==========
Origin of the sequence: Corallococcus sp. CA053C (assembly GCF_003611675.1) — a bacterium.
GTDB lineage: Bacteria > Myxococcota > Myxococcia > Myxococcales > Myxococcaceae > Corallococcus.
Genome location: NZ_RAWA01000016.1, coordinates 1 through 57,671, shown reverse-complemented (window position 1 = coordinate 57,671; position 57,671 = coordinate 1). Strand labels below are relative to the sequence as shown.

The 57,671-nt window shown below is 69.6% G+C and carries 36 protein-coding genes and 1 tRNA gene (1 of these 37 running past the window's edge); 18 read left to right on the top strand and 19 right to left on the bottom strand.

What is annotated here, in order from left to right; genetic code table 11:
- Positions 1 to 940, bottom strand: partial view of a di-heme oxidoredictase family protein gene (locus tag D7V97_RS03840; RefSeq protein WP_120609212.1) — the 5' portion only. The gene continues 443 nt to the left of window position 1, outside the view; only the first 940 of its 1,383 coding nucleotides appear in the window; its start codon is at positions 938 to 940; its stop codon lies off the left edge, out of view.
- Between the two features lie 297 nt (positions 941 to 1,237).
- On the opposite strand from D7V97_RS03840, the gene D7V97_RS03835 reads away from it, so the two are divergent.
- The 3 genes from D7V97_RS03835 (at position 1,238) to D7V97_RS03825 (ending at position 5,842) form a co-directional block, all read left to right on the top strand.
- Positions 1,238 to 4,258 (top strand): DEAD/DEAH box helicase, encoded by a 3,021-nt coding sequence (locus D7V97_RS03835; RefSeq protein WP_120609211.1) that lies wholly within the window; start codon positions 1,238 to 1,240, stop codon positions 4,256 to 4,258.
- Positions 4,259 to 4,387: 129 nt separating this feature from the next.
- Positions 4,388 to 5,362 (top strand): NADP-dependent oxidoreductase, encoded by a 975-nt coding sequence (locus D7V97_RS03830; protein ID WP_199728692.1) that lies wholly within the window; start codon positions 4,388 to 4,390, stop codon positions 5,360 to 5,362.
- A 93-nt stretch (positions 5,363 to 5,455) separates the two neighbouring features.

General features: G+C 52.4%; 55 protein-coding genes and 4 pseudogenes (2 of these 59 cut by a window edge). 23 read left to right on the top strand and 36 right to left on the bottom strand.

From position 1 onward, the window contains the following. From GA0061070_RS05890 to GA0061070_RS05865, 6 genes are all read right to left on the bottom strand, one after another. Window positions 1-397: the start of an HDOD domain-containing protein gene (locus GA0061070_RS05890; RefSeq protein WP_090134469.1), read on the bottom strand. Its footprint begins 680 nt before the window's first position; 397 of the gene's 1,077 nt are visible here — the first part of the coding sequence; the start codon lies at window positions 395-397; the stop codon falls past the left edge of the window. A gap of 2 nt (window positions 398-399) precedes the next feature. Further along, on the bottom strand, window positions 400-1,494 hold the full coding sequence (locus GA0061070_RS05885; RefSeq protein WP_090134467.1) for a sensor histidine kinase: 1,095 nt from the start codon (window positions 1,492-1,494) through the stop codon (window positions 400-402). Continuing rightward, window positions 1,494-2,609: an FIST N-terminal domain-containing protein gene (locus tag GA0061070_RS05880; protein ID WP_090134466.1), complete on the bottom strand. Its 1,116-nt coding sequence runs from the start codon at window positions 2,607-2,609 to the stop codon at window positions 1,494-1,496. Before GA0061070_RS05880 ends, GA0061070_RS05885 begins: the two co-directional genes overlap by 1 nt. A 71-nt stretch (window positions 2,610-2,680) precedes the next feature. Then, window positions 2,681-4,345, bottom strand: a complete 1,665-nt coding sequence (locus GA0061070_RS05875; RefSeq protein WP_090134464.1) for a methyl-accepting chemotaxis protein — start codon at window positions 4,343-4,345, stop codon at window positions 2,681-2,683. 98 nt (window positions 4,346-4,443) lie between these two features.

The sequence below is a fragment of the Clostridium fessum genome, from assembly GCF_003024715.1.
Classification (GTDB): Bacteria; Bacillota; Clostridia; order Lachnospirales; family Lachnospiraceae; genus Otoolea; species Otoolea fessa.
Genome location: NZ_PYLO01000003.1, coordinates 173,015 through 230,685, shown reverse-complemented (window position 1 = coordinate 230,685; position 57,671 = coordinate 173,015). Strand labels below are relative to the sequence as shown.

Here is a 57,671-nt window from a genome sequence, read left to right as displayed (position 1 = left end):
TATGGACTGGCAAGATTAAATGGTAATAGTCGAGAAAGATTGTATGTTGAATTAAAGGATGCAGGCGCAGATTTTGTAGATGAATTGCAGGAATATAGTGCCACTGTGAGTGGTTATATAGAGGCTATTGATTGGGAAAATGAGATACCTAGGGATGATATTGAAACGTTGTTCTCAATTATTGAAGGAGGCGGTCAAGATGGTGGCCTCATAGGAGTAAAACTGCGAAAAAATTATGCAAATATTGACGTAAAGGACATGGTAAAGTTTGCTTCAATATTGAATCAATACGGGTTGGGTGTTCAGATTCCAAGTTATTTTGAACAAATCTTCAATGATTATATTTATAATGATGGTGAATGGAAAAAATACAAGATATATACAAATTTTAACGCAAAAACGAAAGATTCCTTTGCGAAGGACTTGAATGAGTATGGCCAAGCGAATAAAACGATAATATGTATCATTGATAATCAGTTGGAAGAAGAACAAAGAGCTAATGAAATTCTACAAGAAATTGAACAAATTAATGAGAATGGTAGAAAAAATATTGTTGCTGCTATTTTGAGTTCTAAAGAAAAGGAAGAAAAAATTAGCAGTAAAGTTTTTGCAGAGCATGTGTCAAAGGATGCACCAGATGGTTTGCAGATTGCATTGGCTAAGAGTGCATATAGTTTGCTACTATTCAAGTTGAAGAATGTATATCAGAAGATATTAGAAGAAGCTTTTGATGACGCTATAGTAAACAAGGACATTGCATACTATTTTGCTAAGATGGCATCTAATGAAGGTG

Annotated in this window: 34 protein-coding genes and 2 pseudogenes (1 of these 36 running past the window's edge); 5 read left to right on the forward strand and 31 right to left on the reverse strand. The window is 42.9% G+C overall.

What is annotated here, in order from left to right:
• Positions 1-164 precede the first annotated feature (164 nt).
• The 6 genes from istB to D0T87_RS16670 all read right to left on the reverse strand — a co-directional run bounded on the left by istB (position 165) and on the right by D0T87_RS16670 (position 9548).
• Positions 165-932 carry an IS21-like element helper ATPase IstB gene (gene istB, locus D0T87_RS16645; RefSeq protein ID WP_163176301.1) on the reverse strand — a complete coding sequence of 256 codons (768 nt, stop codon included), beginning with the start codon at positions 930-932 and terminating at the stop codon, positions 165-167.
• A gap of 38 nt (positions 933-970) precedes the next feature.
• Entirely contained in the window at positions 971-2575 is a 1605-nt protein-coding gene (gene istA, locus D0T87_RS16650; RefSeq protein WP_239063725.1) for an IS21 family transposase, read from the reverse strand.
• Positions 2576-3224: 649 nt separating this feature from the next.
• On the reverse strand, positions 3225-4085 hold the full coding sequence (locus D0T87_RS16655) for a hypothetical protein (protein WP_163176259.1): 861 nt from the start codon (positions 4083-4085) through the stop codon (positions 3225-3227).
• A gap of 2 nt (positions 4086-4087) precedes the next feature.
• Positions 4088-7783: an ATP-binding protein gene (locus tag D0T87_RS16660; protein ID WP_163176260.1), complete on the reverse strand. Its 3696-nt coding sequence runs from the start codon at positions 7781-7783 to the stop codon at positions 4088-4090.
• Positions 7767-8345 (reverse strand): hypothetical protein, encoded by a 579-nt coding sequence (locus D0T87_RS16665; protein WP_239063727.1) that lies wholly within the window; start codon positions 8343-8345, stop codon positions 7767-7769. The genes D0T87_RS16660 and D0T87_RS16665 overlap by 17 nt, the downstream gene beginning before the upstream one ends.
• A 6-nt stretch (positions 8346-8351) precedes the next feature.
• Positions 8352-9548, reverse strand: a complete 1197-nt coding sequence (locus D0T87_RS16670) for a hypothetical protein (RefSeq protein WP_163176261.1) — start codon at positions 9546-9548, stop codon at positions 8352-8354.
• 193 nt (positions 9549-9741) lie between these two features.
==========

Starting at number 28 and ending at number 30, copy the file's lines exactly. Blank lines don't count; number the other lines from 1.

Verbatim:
• Positions 2576-3224: 649 nt separating this feature from the next.
• On the reverse strand, positions 3225-4085 hold the full coding sequence (locus D0T87_RS16655) for a hypothetical protein (protein WP_163176259.1): 861 nt from the start codon (positions 4083-4085) through the stop codon (positions 3225-3227).
• A gap of 2 nt (positions 4086-4087) precedes the next feature.